Depending on whose figures you believe, some 5% to 11% of CLLers will come down with this red-blood-cell-destroying, potentially-life-threatening nonsense. It happened to me early in 2007. (For more details on what it is and how it's treated, read this post. The NIH has a rundown here.)
I've had a bad time of it, a more severe case than most, becoming refractory to the standard treatments: steroids, rituximab, cyclophosphamide. As of 2009 it was getting so bad that I was relapsing -- in the form of severe bouts of hemolysis of red blood cells -- every few months, no matter what treatment I did. Save for a splenectomy, which is no guarantee of long-term success, I was running out of options.
Along came Revlimid. I have discussed AIHA and Revlimid (lenalidomide) in some recent posts, but the information was buried.
I don't want to bury the lede here: I am now Coombs negative and have not had a bout of hemolysis since I began Revlimid in March. In my more giddy moments I wonder if I am cured of AIHA.
Revlimid, an immunomodulator drug, has evidently reset my immune system so that it is no longer making antibodies to my red blood cells, a process that leads to hemolysis, which is when macrophages attack those cells. My red blood cell count, along with hemoglobin and hematocrit, has been normal since shortly after I began Revlimid. The Coombs (aka Direct Antiglobulin Test) I had on Oct. 6 confirms that I am negative for those antibodies.
To the best of my knowledge, the effect of Revlimid on CLL-induced AIHA has not been studied nor reported. I believe it is potentially one of the hidden headlines in today's CLL news. Aside from my anecdotal experience, a leading researcher has also found instances where it has been beneficial. In response to an e-mail I sent, Dr. Asher Chanan-Khan wrote:
"I have some experience in context with AIHA. At least 2 patients treated with len while transfusion dependent due to AIHA, resolved their need for transfusion and at least 1 is alive without AIHA 3+ years. Although the numbers are small, it does suggest that AIHA can be controlled with control of disease with len."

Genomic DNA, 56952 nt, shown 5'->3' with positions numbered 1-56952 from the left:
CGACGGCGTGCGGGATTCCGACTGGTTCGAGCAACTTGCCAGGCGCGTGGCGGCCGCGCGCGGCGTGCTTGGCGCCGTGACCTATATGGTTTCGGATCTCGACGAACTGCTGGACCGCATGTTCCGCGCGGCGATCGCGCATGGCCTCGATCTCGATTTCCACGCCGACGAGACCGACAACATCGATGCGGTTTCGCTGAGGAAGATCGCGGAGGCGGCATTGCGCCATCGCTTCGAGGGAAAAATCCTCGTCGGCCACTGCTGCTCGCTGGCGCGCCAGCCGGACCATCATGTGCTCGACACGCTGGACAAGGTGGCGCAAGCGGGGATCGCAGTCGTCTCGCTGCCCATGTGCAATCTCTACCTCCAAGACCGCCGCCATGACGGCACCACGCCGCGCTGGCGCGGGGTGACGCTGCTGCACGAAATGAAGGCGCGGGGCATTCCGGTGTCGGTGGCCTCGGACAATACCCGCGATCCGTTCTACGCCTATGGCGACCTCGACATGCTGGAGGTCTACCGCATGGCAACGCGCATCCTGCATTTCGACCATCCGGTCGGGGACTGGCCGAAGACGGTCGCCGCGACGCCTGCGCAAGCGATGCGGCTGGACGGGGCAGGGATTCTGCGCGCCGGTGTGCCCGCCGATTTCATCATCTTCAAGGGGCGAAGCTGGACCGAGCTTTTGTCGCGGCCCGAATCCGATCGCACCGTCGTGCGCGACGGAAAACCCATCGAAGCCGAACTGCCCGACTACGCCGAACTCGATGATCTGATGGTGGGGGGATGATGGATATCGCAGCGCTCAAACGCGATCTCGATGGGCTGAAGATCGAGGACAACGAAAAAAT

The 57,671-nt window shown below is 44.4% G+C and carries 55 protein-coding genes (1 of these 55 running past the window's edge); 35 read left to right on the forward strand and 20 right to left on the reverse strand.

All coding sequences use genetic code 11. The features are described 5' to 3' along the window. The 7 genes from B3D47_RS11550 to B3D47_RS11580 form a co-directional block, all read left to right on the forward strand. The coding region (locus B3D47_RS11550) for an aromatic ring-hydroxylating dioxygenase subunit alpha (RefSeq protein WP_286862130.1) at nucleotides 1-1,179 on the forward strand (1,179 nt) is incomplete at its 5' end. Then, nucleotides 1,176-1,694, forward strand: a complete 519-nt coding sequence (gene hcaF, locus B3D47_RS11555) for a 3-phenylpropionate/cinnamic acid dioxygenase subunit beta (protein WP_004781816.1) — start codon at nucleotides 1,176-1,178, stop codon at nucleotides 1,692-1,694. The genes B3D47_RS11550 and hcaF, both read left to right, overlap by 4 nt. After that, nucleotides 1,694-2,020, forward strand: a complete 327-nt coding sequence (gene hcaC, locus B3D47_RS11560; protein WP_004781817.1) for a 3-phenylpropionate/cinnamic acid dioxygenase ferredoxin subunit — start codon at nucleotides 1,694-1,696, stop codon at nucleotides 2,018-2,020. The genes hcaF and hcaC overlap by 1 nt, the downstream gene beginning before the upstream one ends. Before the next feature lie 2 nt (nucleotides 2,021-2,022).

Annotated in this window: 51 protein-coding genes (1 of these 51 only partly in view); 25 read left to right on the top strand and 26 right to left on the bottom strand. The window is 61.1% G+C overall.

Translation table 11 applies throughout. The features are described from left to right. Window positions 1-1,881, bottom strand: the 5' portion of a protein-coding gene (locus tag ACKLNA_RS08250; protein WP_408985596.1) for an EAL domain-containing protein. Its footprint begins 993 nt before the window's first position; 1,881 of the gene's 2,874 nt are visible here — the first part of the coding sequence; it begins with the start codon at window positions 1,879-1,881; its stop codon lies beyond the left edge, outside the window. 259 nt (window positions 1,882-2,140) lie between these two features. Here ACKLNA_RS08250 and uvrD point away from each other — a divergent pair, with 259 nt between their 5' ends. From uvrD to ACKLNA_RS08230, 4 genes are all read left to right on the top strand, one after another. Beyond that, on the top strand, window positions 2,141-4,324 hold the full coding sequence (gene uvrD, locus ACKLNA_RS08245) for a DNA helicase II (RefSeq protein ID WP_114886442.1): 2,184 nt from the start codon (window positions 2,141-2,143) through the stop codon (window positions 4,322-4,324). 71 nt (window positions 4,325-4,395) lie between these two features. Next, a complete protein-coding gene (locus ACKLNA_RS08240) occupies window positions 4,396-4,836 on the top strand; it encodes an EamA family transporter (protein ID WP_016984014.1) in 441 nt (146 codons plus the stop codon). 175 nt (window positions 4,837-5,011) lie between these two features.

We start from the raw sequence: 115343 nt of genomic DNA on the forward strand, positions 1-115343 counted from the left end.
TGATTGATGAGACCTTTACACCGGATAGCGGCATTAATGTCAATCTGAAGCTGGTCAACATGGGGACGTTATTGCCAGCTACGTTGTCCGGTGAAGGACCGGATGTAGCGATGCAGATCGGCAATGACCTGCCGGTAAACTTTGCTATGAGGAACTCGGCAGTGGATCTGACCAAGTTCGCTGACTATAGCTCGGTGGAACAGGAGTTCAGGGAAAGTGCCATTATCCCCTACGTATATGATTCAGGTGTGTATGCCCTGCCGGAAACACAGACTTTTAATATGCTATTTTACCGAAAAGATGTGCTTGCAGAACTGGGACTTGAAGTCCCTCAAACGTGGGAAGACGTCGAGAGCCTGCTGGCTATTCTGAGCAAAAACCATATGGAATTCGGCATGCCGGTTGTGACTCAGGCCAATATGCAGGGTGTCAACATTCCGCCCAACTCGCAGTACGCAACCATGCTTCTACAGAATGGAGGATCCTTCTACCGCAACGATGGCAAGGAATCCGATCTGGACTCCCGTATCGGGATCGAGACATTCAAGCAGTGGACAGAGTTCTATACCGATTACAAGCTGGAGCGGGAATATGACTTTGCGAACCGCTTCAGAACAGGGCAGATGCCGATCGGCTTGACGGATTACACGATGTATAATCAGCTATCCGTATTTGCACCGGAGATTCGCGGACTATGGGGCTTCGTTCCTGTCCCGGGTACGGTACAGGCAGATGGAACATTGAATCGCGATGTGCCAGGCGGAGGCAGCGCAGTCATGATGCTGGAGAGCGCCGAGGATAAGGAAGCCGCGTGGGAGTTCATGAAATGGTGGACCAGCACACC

What I am saying here to fellow members of the elite club nobody wants to join is this: Consider Revlimid. I was on 5 mg when progress started being made, so it probably won't require a huge dose to control the AIHA. Revlimid may be useful at the very start of your battle as the side effects are usually less problematic than those associated with the traditional first line of defense, steroids.
There is, of course, no guarantee that Revlimid will work for everyone. There is one report of Revlimid actually inducing warm body AIHA in a woman with diffuse large B cell lymphoma. But that's not CLL.
I also have been on monthly doses of Arzerra during some of this period (ending two months ago). It is possible that the anti-CD20 monoclonal antibody also contributed to my progress, although it appeared to have little effect on the disease and we have now suspended its use. The fact that I was refractory to a similar drug, Rituxan, may explain why Arzerra (ofatumumab) appeared to be providing me with little benefit.
It would be helpful if some researcher somewhere would undertake a study on Revlimid and CLL-induced AIHA; if the results are what I think they will be, Revlimid could become an important tool in the battle to control CLL, reset the immune system, and perhaps put an end to the scourge of AIHA for large numbers of patients.
Today is January 18, 2011. It has now been almost five months since I quit the Arzerra. Still no sign of AIHA or hemolysis, red counts remain in the normal range, nothing out of whack.